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Dog whistling and the hypocrisy behind George Christensen’s free speech crusade

Queensland MP George Christensen is fighting to defend free speech, but draws the line at Yassmin Abdel-Magied. Photo: TND/Getty
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After Twitter and Facebook removed swathes of pro-Trump conspiracy content following the deadly US Capitol riots, several Morrison government MPs came out swinging in defence of “free speech”.

Although the Australian constitution does not explicitly protect freedom of expression, it is widely accepted that all Australians should be free to articulate their ideas and criticise governments without fear of persecution.

Of course, freedom of speech deserves protection – it is a fundamental pillar of democracy.

But in this instance, it’s worth reading between the lines.

That’s because conservative MPs like George Christensen and Craig Kelly, who are outraged by Facebook and Twitter’s crackdown on right-wing extremists, don’t appear to be genuinely concerned about upholding democracy.

If they were, they might consider using their free speech to publicly condemn last week’s insurrection by Trump supporters seeking to overturn a fair election.

And Mr Christensen, as a defender of free speech, wouldn’t have called for the sacking of Yassmin Abdel-Magied in 2017 following the ex-ABC presenter’s infamous Facebook post on Anzac Day: “Lest we forget: (Manus, Nauru, Syria, Palestine)”.

“Yasmin should no longer be on the public broadcaster’s tax-funded payroll,” Mr Christensen said on Twitter at the time.

“Self-deportation should also be considered.”

Instead, Mr Christensen and Mr Kelly seem more worried about defending their perceived right to post whatever they like on social media, which includes questionable studies touting unproven COVID-19 treatments and pro-Trump conspiracy theories claiming election fraud.

In this way, their calls for “free speech” may also function as a dog whistle to right-wing groups and fellow Trump sympathisers.

Dog whistling at work in Australian politics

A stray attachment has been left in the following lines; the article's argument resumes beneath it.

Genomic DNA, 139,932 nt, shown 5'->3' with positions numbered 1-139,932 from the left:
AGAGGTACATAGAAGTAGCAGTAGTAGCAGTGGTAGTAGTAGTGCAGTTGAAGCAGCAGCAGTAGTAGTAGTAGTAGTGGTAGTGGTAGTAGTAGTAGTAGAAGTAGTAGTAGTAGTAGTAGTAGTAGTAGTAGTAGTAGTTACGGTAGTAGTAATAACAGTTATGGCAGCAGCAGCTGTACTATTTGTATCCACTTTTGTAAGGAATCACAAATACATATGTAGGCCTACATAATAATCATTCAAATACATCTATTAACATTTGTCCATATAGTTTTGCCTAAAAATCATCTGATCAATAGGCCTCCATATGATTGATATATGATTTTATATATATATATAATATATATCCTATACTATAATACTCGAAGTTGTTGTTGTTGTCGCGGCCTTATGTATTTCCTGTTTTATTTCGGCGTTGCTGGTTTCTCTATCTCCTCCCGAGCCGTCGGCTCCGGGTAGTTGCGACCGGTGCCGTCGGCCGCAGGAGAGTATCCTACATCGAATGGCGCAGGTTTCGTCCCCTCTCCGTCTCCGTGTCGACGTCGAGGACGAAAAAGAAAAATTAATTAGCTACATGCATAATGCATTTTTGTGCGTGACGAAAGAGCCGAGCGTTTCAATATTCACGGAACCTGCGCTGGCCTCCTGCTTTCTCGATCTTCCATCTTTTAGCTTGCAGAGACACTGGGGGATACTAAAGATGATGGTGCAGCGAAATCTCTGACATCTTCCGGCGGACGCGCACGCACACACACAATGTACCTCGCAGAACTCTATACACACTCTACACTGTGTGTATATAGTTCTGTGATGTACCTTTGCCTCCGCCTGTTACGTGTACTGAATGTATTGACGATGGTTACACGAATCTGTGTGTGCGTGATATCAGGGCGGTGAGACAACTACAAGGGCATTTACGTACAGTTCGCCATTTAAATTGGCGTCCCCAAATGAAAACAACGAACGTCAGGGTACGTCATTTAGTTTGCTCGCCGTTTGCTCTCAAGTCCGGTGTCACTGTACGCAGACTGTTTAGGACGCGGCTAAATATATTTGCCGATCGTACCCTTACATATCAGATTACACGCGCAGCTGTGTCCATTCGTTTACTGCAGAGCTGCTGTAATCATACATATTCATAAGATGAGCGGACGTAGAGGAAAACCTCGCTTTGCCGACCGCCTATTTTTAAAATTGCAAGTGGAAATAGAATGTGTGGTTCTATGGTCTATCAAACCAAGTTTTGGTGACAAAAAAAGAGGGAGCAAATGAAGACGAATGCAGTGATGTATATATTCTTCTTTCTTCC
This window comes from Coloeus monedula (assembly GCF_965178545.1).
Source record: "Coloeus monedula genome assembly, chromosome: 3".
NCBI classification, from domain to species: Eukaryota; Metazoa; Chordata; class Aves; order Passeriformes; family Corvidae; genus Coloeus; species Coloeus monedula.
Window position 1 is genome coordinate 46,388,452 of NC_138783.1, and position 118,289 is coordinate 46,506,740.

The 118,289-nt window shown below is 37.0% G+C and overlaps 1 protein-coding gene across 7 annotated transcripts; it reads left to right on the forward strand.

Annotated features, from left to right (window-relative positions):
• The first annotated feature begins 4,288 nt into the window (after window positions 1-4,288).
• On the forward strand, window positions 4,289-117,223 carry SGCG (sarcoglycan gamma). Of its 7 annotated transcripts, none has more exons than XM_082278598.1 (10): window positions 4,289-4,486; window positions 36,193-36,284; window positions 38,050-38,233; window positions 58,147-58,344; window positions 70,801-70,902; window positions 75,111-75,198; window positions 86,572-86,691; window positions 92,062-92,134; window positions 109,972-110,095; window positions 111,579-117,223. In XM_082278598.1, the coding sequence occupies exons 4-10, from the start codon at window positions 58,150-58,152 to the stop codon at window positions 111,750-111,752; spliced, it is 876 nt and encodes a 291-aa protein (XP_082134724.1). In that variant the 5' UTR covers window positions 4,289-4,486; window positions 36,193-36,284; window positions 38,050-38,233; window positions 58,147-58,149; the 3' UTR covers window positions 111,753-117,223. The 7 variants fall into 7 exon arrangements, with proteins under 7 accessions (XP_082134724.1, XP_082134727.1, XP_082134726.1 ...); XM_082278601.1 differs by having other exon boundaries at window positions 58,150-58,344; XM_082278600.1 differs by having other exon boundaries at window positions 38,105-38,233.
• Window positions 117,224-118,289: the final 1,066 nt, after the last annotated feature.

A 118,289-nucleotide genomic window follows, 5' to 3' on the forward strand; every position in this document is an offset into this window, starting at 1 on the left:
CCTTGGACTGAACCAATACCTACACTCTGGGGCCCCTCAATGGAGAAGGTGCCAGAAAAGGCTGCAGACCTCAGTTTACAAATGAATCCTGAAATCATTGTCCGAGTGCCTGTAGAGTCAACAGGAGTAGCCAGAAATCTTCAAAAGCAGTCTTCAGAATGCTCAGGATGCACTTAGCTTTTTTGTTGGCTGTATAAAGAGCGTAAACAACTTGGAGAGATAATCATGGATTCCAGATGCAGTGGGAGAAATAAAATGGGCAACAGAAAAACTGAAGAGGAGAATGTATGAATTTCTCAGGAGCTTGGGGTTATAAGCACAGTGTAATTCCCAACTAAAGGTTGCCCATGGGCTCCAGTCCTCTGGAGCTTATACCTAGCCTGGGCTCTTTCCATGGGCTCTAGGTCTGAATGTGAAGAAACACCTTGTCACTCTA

The term ‘dog whistle’ is a reference to high-pitched dog training whistles that can be heard by dogs, but not by most humans.

In politics, it is shorthand for a phrase that may sound harmless to some people, but communicates something more insidious to a group in the audience.

And it’s not the first time politicians have used them.

When One Nation Senator Pauline Hanson moved a motion in 2018 saying “It’s OK to be white”, we all knew exactly what she was really saying.

At first glance, the phrase doesn’t appear harmful – obviously it’s “OK to be white”.

The controversial Senator, known for her overtly racial views, was trying to appeal to her voter base by implying white Australians were becoming victims of mixed race immigration.

Queensland senator Pauline Hanson has a long history of targeting Muslim Australians. Photo: AAP

Other examples of dog whistling include Acting Prime Minister Michael McCormack’s declaration on Tuesday that “all lives matter” when defending previous comments comparing the Capitol Hill siege to Black Lives Matter protests.

“I appreciate there are a lot of people out there who are being a bit bleeding heart about this, and who are confecting outrage, but they should know that those lives matter too,” Mr McCormack told reporters.

“All lives matter.”

Again, the phrase “all lives matter” seems innocuous.

But the term has been criticised as a thinly veiled attempt to undermine the Black Lives Matter movement and its genuine calls for racial justice.

Similarly in October, Queensland Senator Matt Canavan came under fire for posting a photo of a ute stamped with the phrase ‘Coal Lives Matter’ in what appeared to be an attempt to co-opt the Black Lives Matter movement slogan.

Free speech v big tech

Axel Bruns, a digital media researcher at Queensland University of Technology, said it was “problematic” that Australian politicians like Mr Christensen were crying “free speech” after big tech companies cracked down on pro-Trump conspiracy groups.

“It’s concerning that an Australian MP would essentially make a common cause with a president who has obviously been involved in leading an insurrection against the organs of state in the US,” Professor Bruns told TND. 

“The other question is, will Facebook and other platforms act against George Christensen? The fact they haven’t really is a sign that the enforcement of their own rules tends to be quite uneven.

“They’ve acted against Donald Trump and many supporters in the US, but there are still plenty of people like George Christensen here who are very vocally supporting Trump on these mainstream platforms.”

Professor Bruns added the free speech argument wouldn’t stand up against big tech companies, who are allowed to control content on their platforms.

“You can stand yourself on the street corner and shout into the wind if you want, but there’s nothing in the US Constitution that says a newspaper or TV station must carry what you’re saying,” he said.

“Facebook and Twitter have no obligation to carry their content in the same way that I can’t go to Fox News and demand to read out a love letter to Joe Biden. That’s not going to happen because they can choose what they put on.”

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